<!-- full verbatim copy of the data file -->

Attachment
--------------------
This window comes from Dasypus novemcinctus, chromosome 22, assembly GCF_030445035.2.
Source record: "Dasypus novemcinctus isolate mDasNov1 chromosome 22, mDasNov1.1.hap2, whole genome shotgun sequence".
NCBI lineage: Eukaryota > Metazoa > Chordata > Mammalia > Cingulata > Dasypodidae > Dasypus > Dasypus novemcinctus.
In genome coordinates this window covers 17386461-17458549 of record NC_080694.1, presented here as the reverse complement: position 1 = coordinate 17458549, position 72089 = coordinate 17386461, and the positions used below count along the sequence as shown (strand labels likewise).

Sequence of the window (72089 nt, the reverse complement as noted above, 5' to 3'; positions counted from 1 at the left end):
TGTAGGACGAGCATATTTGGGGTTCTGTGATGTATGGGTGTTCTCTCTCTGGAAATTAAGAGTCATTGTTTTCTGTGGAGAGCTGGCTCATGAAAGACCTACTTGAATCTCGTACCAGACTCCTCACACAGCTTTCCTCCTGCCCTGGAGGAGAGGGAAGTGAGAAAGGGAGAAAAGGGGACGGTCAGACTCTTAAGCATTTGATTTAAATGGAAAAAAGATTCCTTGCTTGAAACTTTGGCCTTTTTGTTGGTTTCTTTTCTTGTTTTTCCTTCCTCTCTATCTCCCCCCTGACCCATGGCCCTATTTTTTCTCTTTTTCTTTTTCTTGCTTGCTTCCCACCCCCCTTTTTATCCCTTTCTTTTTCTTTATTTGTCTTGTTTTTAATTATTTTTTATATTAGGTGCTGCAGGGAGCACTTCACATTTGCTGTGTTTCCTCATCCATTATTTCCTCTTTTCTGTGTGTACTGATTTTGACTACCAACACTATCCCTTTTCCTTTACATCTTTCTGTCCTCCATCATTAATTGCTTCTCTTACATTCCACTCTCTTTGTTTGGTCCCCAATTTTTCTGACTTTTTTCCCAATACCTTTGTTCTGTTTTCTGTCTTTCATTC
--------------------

This window comes from Dasypus novemcinctus, chromosome 22, assembly GCF_030445035.2.
Source record: "Dasypus novemcinctus isolate mDasNov1 chromosome 22, mDasNov1.1.hap2, whole genome shotgun sequence".
NCBI lineage: Eukaryota > Metazoa > Chordata > Mammalia > Cingulata > Dasypodidae > Dasypus > Dasypus novemcinctus.
In genome coordinates this window covers 17386461-17458549 of record NC_080694.1, presented here as the reverse complement: position 1 = coordinate 17458549, position 72089 = coordinate 17386461, and the positions used below count along the sequence as shown (strand labels likewise).

Sequence of the window (72089 nt, the reverse complement as noted above, 5' to 3'; positions counted from 1 at the left end):
TGTAGGACGAGCATATTTGGGGTTCTGTGATGTATGGGTGTTCTCTCTCTGGAAATTAAGAGTCATTGTTTTCTGTGGAGAGCTGGCTCATGAAAGACCTACTTGAATCTCGTACCAGACTCCTCACACAGCTTTCCTCCTGCCCTGGAGGAGAGGGAAGTGAGAAAGGGAGAAAAGGGGACGGTCAGACTCTTAAGCATTTGATTTAAATGGAAAAAAGATTCCTTGCTTGAAACTTTGGCCTTTTTGTTGGTTTCTTTTCTTGTTTTTCCTTCCTCTCTATCTCCCCCCTGACCCATGGCCCTATTTTTTCTCTTTTTCTTTTTCTTGCTTGCTTCCCACCCCCCTTTTTATCCCTTTCTTTTTCTTTATTTGTCTTGTTTTTAATTATTTTTTATATTAGGTGCTGCAGGGAGCACTTCACATTTGCTGTGTTTCCTCATCCATTATTTCCTCTTTTCTGTGTGTACTGATTTTGACTACCAACACTATCCCTTTTCCTTTACATCTTTCTGTCCTCCATCATTAATTGCTTCTCTTACATTCCACTCTCTTTGTTTGGTCCCCAATTTTTCTGACTTTTTTCCCAATACCTTTGTTCTGTTTTCTGTCTTTCATTC